“These are the kind of things that more aptly define people rather than if you have $10 million or $15 million,” says Olebe.

A shift in consumer behavior and restrictions on marketing and fees imposed by the CARD Act mean issuers will likely increase their courtship of the high-end consumers as the market grows, says Olebe.  Research shows a shift away from compartmentalized spending — gas, retail and airline cards — as consumers opt for fewer cards to meet their needs.  As credit card companies compete to be the go-to plastic (or carbon, titanium) for the wealthy, the more exclusive the access and the more lavish the services, the better.

“People view these premium cards as a way to get things that they wouldn’t ordinarily be able to get and to have experiences that are more than just a purchase,” says Olebe.


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“These are the kind of things that more aptly define people rather than if you have $10 million or $15 million,” says Olebe.

Credit Card companies are horrible. If you have $10 million or $15 million you really don’t need to purchase things on credit. America’s credit problems caused the most recent recession and the housing bubble. When will we lern?

Posted by TheNewWorld | Report as abusive

Actually, I don’t think the affluent carry 15 million in cash in their wallets, that is why they use credit cards. As the article mentions, they don’t carry monthly balances, its paid in full.

Posted by john6250 | Report as abusive

When you have 10-15Mil its normal to use a card instead of cash. These things are about getting the best service and letting shops and stuffs know who you are without being flashy. A little slip of this credit card is all it needs to let employees know they should cater to you more.

Posted by djlowballer | Report as abusive

It is absolutely worth it for the credit card companies to have these cards available. If you use these cards exclusively and you ring a minimum of $250,000 annually, then even if you pay your bill in full each month to avoid interest, they make money on credit card commissions at the point of sale, generally 2-3% or more of the purchase amount.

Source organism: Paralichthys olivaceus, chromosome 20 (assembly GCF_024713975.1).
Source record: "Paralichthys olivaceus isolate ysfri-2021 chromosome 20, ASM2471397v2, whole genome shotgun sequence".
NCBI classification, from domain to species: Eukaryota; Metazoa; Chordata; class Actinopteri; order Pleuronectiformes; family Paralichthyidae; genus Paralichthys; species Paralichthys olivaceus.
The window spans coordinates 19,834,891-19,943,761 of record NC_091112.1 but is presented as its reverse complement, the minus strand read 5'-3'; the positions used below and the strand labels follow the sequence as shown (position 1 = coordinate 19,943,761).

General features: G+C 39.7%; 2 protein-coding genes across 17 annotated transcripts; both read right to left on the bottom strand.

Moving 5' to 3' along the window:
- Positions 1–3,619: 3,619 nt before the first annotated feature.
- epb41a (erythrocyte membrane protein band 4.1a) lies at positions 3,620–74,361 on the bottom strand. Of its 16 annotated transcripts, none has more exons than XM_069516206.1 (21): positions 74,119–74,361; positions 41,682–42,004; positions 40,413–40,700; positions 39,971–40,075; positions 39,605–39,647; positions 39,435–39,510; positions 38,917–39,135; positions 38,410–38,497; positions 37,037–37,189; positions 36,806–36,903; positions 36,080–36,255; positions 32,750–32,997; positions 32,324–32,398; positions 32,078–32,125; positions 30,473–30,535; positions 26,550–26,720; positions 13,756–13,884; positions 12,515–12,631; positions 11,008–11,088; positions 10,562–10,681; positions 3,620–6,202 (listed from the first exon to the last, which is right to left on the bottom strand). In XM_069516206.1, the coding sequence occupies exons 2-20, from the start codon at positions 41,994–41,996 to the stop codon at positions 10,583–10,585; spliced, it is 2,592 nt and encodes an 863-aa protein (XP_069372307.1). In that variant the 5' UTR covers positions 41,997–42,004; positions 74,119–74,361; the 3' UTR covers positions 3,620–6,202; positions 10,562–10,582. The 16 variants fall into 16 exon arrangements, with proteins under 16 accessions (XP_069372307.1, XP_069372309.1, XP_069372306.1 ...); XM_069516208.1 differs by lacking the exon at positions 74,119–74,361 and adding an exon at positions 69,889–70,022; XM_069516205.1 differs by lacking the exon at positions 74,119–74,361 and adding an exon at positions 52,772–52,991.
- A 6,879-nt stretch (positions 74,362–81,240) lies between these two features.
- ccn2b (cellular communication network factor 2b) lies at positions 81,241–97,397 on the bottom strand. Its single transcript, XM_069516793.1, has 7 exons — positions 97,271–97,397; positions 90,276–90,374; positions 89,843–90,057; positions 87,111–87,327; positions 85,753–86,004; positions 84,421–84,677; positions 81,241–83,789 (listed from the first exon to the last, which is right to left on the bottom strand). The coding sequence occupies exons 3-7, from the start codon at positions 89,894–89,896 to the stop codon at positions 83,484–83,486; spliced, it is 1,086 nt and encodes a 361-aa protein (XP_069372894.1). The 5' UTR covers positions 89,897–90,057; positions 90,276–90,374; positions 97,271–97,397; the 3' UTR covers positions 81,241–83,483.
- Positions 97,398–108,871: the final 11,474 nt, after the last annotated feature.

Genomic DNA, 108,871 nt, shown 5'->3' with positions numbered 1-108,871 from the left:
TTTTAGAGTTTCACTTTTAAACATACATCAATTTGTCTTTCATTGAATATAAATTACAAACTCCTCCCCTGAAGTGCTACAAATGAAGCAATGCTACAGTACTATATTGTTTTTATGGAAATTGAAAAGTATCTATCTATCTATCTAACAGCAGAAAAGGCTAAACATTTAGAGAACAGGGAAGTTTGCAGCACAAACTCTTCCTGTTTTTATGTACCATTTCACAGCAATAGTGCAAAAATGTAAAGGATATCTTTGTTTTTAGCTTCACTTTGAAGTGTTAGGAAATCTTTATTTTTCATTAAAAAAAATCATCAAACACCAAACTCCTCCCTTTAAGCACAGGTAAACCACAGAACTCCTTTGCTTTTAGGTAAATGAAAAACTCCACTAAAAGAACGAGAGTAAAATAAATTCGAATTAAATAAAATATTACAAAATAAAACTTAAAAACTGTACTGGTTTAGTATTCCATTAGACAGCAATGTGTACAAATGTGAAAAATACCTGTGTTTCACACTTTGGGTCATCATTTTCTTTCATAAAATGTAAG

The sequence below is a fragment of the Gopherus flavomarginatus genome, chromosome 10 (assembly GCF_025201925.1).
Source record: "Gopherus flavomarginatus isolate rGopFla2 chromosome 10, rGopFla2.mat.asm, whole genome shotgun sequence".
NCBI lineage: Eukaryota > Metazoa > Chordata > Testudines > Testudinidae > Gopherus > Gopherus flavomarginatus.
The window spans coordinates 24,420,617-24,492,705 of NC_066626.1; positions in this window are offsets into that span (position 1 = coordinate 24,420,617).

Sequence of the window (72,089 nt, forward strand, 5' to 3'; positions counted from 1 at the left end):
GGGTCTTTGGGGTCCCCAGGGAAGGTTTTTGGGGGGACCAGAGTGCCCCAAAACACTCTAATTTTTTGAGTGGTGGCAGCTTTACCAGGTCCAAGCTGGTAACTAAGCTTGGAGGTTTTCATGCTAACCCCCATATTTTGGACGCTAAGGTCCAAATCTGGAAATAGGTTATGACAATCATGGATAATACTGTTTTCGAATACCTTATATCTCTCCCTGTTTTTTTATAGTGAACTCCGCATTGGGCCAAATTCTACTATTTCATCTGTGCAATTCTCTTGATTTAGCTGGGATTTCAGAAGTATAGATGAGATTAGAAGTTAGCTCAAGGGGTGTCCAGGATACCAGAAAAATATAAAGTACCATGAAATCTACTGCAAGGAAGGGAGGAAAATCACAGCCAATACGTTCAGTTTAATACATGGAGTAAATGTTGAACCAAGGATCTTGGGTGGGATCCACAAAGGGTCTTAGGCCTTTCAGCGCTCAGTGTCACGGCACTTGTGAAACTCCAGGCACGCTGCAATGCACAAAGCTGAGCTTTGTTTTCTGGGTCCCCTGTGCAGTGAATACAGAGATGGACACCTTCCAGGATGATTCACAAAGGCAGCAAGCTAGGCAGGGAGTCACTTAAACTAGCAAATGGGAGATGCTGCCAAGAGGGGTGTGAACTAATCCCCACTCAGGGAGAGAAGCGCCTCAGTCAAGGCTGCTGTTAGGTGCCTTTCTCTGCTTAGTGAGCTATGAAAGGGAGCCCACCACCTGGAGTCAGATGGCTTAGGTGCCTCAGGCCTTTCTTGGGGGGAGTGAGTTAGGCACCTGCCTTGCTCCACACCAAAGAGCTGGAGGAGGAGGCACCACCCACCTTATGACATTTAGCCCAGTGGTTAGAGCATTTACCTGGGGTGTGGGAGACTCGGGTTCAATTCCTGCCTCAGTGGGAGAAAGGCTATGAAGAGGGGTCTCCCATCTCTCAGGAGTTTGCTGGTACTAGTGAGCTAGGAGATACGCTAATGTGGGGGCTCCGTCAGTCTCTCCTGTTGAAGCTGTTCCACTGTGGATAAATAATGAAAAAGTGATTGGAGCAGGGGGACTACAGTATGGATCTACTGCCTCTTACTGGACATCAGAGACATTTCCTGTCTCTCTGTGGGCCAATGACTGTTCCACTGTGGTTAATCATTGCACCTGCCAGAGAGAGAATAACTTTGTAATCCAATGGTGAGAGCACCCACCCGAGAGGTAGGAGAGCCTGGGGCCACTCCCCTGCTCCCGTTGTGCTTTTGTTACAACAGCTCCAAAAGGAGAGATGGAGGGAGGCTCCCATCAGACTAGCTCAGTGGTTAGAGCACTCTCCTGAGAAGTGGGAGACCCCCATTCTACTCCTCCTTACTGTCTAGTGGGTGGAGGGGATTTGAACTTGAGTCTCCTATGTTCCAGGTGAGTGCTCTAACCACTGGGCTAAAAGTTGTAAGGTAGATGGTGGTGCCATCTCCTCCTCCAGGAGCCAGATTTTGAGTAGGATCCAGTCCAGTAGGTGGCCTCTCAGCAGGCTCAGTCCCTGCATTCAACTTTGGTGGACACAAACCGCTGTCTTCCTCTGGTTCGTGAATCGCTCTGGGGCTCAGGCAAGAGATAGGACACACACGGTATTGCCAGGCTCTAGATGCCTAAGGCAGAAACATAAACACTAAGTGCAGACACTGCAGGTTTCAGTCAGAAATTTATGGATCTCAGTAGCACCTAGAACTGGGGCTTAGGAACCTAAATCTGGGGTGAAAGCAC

Posted by bwherman | Report as abusive

[…] The site also allows you to apply for cards that fit your profile so you don’t risk rejection or getting a card that doesn’t suit what you’re looking for, including have a credit limit that is too small for your needs. […]

Posted by New credit score tool offers insight into getting the best credit card | Reuters Money | Report as abusive

Furthermore, I dont see anything wrong with offering black cards in a capitalist society. You dont have to get one! Or would you not offer credit for the chance to make billions yearly to willing customers if you could? I’ve heard alot of griping about the visa black card, for instance, especially the annual fee. If $495 is too high, then guess what? Don’t get the card.

Posted by BlackCardMike | Report as abusive

[…] risk rejection or getting a card that doesn’t suit what you’re looking for, including have a credit limit that is too small for your needs.For those concerned about privacy, Lin says personal information isn’t shared with outside […]

Posted by New Credit Score Tool Offers Insight Into Getting The Best Credit Card | How To Fix Your Credit Guide | Report as abusive